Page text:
What? How? Where?

A few weeks ago, while walking through Briggs Hall, I saw a poster for a trans support group.  I was really excited because I thought it would be a great opportunity for me to hang out with other trans people and talk about our unique struggles. I contacted the listed leaders all pumped up, only to find out that the poster was left from a few years ago. Now, aside from the fact that it should have been taken down, it started bothering me that the group had been canceled, no doubt due to lack of interest. It bothered me not only because it was canceled, but because I had no idea it was something that had potential to be brought back. It got me thinking: how many groups and activities have been canceled due to a lack of interest in any given year? And what if there was another year that really needed that group but just had no idea that it existed? If you don’t know about a past offering, there is no way that you could see if interest was back for it.

The unique problem I see here is that sometimes Lawrence can feel a little like the Wild West when it comes to groups and activities on campus. No one is told where to find offerings online, so most of the interest is generated through posters scattered sporadically. You just have to jump on the opportunity whenever you see a poster, and many posters, apparently, can be from a few years ago. Not only that, but there doesn’t really seem to be a system through which we can view old programs and no system to ask for them back. What if they had gauged interest this year and found out that there were a lot of trans people on campus wanting an avenue for support? They have no way of knowing that though, with nobody having any idea that it even existed. On top of that, there is currently no easy way that I know of to suggest a program, or even to bring an old one back—and not just a club program, but an actual one run by a teacher or counselor. To sum up the issue, there is no visible and easily accessible system for getting a quick rundown of offerings on campus, there is no way to know about past offerings and there is no way to suggest or bring back a program.

Now, I could very well be wrong about us not having a way to see old programs and bring them back. However, there was no apparent and simple way for me to find that information. It is not so much then about whether or not it exists, but about how accessible it is. So, seeing as we have a problem here, I would like to propose a solution. First and foremost, there needs to be an updated and easy-to-find list of all the programs available, including clubs, but also support groups or extra activities. It needs to be all in one place as a master schedule, but also sortable, meaning I could elect to look up just clubs or just support groups. If one of these already exists, I propose that it be more often referenced and talked about in the hundreds of school emails that we get. Second, past programs and clubs that used to be ongoing, i.e. not past events that happened on a singular day or night, should be included on the same list. They should all have basic descriptions of their former function on campus.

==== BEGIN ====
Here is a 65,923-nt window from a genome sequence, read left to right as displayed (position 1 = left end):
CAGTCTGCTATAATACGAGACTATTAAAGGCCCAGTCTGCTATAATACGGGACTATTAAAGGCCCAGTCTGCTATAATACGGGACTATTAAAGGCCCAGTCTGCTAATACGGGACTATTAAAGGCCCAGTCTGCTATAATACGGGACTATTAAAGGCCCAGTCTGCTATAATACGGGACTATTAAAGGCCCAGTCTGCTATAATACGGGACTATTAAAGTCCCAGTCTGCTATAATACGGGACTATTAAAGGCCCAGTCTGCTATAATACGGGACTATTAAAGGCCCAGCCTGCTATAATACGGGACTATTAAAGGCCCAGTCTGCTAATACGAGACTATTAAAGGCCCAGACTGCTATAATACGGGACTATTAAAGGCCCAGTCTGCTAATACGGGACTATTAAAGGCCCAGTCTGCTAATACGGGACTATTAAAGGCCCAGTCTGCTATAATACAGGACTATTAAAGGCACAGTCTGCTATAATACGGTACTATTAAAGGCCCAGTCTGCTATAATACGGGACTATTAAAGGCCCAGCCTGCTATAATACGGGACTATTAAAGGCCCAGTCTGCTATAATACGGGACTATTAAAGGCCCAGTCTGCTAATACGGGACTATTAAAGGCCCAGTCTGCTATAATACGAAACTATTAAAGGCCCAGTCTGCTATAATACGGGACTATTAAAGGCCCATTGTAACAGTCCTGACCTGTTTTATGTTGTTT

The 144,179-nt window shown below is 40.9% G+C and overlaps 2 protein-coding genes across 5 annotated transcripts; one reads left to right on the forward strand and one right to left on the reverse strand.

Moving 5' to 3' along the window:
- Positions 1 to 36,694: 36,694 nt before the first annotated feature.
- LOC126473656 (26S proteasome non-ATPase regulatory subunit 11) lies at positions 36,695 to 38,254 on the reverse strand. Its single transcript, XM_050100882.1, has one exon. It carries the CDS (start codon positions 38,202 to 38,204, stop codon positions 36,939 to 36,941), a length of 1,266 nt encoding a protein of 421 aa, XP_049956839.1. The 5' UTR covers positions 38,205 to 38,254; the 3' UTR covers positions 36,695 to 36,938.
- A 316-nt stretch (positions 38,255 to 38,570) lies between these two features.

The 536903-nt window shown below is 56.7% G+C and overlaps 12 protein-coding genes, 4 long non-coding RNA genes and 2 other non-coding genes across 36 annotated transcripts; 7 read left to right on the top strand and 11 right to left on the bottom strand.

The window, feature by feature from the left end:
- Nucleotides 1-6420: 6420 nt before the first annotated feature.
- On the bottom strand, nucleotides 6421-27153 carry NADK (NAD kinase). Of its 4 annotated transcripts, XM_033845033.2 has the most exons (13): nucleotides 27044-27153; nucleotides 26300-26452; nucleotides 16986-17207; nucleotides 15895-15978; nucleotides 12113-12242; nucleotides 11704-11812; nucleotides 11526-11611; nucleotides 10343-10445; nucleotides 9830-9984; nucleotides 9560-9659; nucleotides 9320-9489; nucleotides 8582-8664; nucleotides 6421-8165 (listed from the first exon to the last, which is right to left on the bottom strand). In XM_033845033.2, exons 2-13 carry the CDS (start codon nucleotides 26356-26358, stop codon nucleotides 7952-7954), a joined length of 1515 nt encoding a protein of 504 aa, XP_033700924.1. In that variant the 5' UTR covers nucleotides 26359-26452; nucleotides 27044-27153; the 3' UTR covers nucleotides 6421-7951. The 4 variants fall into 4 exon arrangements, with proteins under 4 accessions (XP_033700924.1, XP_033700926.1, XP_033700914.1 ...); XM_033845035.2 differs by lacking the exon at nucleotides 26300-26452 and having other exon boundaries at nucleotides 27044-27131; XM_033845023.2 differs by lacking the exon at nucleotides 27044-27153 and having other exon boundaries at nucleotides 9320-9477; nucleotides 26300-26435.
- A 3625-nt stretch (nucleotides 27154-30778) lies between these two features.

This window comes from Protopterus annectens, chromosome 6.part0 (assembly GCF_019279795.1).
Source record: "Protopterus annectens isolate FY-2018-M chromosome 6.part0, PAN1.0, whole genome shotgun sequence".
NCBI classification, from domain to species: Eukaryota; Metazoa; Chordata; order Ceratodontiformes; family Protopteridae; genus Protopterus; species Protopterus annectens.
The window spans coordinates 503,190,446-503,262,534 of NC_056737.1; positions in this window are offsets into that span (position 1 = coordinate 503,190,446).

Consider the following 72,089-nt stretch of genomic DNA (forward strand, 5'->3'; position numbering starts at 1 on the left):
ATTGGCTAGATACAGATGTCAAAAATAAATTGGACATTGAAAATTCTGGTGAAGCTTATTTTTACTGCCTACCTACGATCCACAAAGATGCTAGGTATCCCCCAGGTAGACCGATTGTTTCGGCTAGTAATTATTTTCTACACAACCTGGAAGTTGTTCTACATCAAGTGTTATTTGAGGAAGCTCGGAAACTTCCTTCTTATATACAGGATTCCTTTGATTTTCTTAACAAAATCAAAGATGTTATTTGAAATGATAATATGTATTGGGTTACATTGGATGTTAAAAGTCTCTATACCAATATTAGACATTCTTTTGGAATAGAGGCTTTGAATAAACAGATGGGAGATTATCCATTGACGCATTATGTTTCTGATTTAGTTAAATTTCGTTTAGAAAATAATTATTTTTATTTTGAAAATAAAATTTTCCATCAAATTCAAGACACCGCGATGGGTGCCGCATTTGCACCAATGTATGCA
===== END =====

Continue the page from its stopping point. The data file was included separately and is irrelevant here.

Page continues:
Third, and most important, there should be thorough interest-gauging done at the beginning of the year. The system that I would propose for this is as follows: every year, a master list of university-run groups could be sent out to the student body in a survey. Students then pick their top three or top five, whichever is most convenient. Then, those events or groups should be started up for the rest of the year, slotted into different terms. Additionally, should a student feel that there is a real need and interest for a vital group or event that was not part of their top selections, there should be a petition system that pushes the group through with enough pledged members or participants. All of this should be noted in a master email with a master link to all of these.

Now granted, this is a lot of work that I am proposing, and maybe there is already a similar system in place. But it is clearly not working properly if there is one, because I have no idea where to even look. Ultimately, I would like to see gauge of interest in a trans support group to possibly bring it back, and I worry that more very useful programs have simply disappeared into the ether because no one knows they existed. What I am proposing is a lot of work. However, I think there could be a lot of benefits. If we can learn quickly and easily what is happening when and for what, I really do think it would help lessen the anxiety about missing out on something cool we just never knew about. And sure, maybe a lot of people wouldn’t fill out the survey and maybe a lot of people wouldn’t even pay attention to the email. But I also think that that does not mean we should not give it a try. All I know is that I would have really appreciated it, and I think other people on campus would have too.